The objective of the study was to explore the health related behaviours, health status and activities of daily living of elderly people both with and without heart disease, to determine if a connection or interaction existed. A total of 775 participants were surveyed randomly through quota sampling with the only criteria for participant selection being that all participants were to be aged over sixty five.
All participants completed a standard questionnaire compiled by the University of Sydney. It contained a series of closed questions requiring the subject to rate his/her own health related behaviours, activities of daily living and health status. A correlation between smoking, health status and hospitalization existed in people who had heart disease. The effect of exercise upon people with heart disease was however inconclusive. This aspect of the research was surprising and further exploratory investigation could confirm or deny such results.
The problem considered in this study was the extent of the relationship between the differences in health related behaviours (alcohol use, cigarette use, current and previous levels of exercise) health status (self report, number of hospitalizations, number of diagnoses and activities of daily livings of those who report diagnoses of heart disease and those who don’t. Independent variables include marital status, gender, schooling and age.
Heart disease is a major problem worldwide. It is the number one killer. According to the worlds health organization 17 million people die in the world each year from cardiovascular disease (COP), in 1998 7.3 million people died in the world from coronary artery disease (CAD). Heart disease is a disease of the circulatory system, also called cardiovascular disease (CAD), and is the leading cause of death and disability in the world. It can take several forms including high blood pressure, coronary heart disease (CHD), peripheral vascular disease, stroke and rheumatic disease.
Among many people it is believed that diabetes, alcohol use, cigarette use and lack of exercise contribute to heart disease. However many studies have shown that moderate drinking is associated with a reduced risk of cardiovascular disease. Some researchers have suggested that the beneficial affects of moderate drinking come not from alcohol itself, but from other substances found in alcoholic beverages. (www.heartcentreonline.com). This research is purely conducted to determine whether there are any differences in elderly people in those who report diagnoses of heart disease and those who don’t.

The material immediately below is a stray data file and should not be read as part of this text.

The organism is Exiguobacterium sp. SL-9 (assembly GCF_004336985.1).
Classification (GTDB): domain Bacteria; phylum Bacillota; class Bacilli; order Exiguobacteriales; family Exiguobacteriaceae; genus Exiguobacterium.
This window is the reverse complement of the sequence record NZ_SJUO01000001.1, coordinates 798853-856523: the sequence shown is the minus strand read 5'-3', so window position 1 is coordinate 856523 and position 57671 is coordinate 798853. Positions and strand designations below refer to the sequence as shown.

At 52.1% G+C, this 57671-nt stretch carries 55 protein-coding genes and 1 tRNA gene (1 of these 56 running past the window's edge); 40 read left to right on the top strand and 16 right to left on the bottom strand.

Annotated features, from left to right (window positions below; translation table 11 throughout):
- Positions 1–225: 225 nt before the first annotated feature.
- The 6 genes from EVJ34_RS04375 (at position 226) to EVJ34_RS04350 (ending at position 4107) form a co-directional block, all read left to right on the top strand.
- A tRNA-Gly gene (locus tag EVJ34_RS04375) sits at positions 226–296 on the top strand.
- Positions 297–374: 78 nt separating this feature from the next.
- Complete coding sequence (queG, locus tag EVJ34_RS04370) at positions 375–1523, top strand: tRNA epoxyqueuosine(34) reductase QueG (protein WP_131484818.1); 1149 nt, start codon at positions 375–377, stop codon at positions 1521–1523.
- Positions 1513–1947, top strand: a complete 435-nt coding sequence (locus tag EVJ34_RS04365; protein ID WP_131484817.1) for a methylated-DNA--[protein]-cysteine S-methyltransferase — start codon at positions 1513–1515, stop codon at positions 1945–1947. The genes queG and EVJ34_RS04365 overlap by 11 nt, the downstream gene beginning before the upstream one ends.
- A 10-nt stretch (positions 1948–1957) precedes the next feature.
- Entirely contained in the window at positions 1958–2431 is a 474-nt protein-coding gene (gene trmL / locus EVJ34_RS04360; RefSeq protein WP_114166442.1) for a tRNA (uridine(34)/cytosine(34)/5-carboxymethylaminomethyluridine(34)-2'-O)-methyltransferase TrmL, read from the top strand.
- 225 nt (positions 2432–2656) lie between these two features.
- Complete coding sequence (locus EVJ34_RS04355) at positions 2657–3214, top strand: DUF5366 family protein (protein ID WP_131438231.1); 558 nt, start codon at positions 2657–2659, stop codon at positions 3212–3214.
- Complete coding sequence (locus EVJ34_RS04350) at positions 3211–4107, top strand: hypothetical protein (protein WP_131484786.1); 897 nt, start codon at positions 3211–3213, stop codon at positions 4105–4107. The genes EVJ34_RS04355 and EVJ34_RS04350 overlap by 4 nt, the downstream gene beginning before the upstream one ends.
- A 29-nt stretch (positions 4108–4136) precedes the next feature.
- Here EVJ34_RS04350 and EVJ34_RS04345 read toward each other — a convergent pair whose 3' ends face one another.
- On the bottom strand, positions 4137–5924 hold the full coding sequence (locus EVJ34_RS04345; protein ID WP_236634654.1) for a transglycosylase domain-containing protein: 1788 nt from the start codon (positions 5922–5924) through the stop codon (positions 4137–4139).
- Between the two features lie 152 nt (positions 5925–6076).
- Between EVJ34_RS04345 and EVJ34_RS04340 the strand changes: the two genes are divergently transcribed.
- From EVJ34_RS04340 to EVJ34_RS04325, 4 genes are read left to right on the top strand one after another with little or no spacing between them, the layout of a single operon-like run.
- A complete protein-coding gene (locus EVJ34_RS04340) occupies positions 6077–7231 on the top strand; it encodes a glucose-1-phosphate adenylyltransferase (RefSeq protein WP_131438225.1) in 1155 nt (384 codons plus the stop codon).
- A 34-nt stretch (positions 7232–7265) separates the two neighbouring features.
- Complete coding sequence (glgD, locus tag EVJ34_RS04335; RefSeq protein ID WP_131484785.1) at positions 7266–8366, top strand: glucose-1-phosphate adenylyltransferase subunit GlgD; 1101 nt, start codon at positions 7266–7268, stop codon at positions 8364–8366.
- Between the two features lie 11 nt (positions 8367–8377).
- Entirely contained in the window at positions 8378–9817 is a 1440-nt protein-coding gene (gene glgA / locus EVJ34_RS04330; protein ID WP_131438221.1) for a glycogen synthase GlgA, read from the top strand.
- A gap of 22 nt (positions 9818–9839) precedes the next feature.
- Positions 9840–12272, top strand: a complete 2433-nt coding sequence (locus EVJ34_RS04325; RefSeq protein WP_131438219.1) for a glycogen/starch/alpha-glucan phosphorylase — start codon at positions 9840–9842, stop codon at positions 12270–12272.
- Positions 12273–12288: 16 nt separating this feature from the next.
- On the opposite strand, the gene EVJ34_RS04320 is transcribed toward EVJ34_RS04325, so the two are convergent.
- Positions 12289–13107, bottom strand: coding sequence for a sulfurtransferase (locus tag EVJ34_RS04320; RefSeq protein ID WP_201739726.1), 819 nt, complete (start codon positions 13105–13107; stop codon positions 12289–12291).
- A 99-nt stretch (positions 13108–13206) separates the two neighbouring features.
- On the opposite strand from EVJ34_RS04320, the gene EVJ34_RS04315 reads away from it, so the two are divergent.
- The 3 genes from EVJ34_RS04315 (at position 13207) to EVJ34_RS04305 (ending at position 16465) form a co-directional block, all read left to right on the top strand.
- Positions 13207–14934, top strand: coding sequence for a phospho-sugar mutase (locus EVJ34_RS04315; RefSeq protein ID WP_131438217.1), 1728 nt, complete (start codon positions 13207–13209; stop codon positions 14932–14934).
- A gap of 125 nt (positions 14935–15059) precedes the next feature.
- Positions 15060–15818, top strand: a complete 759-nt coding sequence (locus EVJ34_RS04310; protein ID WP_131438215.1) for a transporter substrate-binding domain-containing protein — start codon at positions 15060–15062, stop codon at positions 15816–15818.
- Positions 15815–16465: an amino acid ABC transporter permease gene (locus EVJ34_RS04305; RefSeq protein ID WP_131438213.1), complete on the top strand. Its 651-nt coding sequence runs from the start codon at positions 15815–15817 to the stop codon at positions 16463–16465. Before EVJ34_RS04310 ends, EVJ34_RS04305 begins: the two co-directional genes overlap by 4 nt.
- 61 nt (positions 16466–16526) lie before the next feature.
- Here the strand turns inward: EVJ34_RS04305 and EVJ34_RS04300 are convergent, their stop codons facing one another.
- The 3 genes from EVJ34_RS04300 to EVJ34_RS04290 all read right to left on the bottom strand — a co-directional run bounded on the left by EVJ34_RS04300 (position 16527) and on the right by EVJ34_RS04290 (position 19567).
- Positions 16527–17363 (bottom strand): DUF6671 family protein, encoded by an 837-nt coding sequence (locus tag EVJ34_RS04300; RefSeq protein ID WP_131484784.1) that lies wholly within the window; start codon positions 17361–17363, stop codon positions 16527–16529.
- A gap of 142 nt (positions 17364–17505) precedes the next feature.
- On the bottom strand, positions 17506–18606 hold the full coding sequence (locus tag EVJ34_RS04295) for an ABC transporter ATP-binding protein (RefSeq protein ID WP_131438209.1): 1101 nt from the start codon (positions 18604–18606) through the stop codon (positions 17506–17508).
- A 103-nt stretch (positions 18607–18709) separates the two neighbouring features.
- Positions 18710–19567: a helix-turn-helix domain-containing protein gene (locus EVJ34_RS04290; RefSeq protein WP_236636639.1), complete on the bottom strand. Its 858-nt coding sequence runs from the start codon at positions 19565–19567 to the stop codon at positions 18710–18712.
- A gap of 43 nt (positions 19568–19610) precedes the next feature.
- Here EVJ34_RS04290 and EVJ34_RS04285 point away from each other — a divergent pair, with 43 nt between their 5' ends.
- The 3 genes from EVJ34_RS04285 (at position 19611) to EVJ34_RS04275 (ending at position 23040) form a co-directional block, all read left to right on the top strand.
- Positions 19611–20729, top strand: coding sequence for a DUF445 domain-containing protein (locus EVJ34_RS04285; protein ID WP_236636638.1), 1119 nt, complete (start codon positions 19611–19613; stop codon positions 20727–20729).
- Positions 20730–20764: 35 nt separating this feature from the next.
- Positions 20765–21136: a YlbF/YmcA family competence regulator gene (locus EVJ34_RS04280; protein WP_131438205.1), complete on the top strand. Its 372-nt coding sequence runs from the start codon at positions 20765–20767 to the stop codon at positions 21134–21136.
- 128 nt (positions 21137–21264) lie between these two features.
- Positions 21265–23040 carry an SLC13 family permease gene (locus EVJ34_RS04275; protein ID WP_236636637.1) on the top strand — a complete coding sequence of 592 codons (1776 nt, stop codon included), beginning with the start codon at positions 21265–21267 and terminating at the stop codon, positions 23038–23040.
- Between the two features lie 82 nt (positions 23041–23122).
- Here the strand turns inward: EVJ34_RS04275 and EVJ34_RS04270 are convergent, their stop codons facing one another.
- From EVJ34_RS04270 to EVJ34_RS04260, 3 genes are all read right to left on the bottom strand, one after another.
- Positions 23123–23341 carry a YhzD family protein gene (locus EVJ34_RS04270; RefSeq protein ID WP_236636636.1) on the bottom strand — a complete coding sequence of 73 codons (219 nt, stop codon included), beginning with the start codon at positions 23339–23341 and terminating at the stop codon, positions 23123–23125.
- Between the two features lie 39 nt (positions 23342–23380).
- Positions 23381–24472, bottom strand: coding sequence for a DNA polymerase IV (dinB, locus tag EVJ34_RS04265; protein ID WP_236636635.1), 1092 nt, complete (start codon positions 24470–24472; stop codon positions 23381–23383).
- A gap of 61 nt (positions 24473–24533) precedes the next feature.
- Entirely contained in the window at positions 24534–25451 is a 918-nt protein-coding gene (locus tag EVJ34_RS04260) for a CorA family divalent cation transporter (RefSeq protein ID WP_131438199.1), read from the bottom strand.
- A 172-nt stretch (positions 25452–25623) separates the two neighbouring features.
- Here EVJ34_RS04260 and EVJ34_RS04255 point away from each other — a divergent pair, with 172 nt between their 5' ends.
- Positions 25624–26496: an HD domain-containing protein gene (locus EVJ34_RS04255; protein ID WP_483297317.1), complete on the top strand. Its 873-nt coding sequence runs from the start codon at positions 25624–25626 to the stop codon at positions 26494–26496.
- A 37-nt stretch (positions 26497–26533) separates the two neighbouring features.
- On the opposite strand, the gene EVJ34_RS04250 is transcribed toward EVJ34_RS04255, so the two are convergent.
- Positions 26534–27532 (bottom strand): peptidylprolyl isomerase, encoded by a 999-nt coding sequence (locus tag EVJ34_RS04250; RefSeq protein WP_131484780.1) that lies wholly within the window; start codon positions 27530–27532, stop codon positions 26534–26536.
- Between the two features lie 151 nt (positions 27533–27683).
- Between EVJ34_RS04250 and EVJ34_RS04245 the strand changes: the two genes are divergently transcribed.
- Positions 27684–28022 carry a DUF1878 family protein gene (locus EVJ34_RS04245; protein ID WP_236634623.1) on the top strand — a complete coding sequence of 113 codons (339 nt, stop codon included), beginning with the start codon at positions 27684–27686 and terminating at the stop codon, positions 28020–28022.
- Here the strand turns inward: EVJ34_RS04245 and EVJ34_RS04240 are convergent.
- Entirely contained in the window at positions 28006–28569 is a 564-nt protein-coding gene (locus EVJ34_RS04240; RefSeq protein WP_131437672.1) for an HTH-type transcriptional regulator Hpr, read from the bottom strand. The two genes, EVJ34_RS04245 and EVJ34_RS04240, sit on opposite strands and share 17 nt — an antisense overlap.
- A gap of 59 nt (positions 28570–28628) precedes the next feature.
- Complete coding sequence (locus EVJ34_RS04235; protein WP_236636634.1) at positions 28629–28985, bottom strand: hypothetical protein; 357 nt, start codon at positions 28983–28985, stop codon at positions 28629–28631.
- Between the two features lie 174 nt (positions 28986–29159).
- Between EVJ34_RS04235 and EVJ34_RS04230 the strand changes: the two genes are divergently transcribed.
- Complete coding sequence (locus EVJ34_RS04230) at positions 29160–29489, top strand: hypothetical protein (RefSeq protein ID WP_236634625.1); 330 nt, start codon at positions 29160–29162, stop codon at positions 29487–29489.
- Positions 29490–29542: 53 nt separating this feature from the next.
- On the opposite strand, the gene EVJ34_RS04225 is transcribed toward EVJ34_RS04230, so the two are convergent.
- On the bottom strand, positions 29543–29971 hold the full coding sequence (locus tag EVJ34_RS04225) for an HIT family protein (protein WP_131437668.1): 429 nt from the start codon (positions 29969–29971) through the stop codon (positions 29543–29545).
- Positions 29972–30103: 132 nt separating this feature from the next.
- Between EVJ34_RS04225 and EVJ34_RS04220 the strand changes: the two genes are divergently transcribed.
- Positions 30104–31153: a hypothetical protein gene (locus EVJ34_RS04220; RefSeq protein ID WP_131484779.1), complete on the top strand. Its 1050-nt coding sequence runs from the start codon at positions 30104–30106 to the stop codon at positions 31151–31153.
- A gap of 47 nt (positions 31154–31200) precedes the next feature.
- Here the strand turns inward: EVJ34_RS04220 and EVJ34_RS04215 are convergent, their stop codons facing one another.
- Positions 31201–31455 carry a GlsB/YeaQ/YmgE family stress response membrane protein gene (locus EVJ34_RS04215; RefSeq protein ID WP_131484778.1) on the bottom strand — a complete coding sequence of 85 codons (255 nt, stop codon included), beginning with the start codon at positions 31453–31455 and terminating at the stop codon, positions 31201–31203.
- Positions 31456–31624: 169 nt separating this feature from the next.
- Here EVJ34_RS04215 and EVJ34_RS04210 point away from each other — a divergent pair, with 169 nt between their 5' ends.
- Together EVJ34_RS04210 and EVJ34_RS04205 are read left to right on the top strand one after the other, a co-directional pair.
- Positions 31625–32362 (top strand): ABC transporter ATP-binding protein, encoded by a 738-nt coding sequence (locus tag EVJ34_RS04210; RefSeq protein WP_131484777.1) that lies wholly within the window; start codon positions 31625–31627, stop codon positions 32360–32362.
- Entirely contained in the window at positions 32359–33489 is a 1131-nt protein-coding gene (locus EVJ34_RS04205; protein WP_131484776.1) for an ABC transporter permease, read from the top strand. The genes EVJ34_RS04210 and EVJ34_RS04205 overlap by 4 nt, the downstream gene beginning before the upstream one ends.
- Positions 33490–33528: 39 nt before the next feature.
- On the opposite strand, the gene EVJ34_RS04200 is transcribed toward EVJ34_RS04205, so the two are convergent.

A study conducted in 1999 examines basic linkages between individuals aging, the prevalence of various chronic health conditions of daily livings (e.g. walking, climbing stairs and cutting up food) and instrumental activities of daily living (e.g. shopping, meal preparations and performance of house work in the Canadian population (Eric G Moore, Mark W, Rosenberg G and Susan H,1999). However this study does not directly link any differences with those who report diagnoses of heart disease and those who don’t. A similar study conducted by (Ades PA, Savage PD, Tishler M, Dpoehlman ET, Dee J, Niggel J, 2002) determined the physical functioning of coronary patients, and compared
middle aged patients with older aged patients. However, this research once again did not compare the physical functioning’s of coronary patients with those who aren’t. This study also compares the amount of cigarette smoked, amount of alcohol consumed and the amount of exercise that have been performed during the early stages of the elderly. Hence this study depicts whether early stages of ones life will affect later stages. A similar study has been carried out by (Engl N, Med J, 1998) and depicts that smoking, body mass index and exercise patterns in midlife and late adult hood are predictors of
subsequent disability. Not only do person with better health habits survive longer, but in such persons, disability is postponed and compressed into fewer years at the end of life. The problem with this research is that it does not directly relate mid life and late adulthood to those that are diagnosed with heart disease and those who aren’t. The aim of this study is to explore the differences in health related behaviours, health status and activities of daily livings between those who report diagnoses of heart disease and those who don’t .It was hypothesized that, people with heart disease consume too many cigarettes, do not do enough exercise, are dependent on others for their activities and have entered hospitals more than those who are not diagnosed with heart disease.